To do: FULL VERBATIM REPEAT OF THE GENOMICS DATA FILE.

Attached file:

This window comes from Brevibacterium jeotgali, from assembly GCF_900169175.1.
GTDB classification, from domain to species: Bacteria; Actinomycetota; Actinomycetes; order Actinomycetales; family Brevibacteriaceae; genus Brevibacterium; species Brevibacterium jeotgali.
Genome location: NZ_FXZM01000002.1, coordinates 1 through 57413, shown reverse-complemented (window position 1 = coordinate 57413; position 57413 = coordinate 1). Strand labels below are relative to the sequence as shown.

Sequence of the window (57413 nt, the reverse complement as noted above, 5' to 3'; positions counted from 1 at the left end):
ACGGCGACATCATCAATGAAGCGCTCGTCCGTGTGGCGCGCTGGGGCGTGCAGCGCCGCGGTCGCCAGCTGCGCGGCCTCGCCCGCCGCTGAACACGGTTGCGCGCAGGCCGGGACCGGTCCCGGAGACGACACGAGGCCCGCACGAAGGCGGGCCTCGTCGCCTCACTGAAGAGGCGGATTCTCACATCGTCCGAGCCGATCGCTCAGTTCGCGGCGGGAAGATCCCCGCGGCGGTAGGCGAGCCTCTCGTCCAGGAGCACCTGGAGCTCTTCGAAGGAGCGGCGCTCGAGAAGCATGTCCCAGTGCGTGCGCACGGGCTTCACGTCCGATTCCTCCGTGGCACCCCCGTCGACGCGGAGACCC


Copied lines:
This window comes from Brevibacterium jeotgali, from assembly GCF_900169175.1.
GTDB classification, from domain to species: Bacteria; Actinomycetota; Actinomycetes; order Actinomycetales; family Brevibacteriaceae; genus Brevibacterium; species Brevibacterium jeotgali.
Genome location: NZ_FXZM01000002.1, coordinates 1 through 57413, shown reverse-complemented (window position 1 = coordinate 57413; position 57413 = coordinate 1). Strand labels below are relative to the sequence as shown.

Sequence of the window (57413 nt, the reverse complement as noted above, 5' to 3'; positions counted from 1 at the left end):
ACGGCGACATCATCAATGAAGCGCTCGTCCGTGTGGCGCGCTGGGGCGTGCAGCGCCGCGGTCGCCAGCTGCGCGGCCTCGCCCGCCGCTGAACACGGTTGCGCGCAGGCCGGGACCGGTCCCGGAGACGACACGAGGCCCGCACGAAGGCGGGCCTCGTCGCCTCACTGAAGAGGCGGATTCTCACATCGTCCGAGCCGATCGCTCAGTTCGCGGCGGGAAGATCCCCGCGGCGGTAGGCGAGCCTCTCGTCCAGGAGCACCTGGAGCTCTTCGAAGGAGCGGCGCTCGAGAAGCATGTCCCAGTGCGTGCGCACGGGCTTCACGTCCGATTCCTCCGTGGCACCCCCGTCGACGCGGAGACCC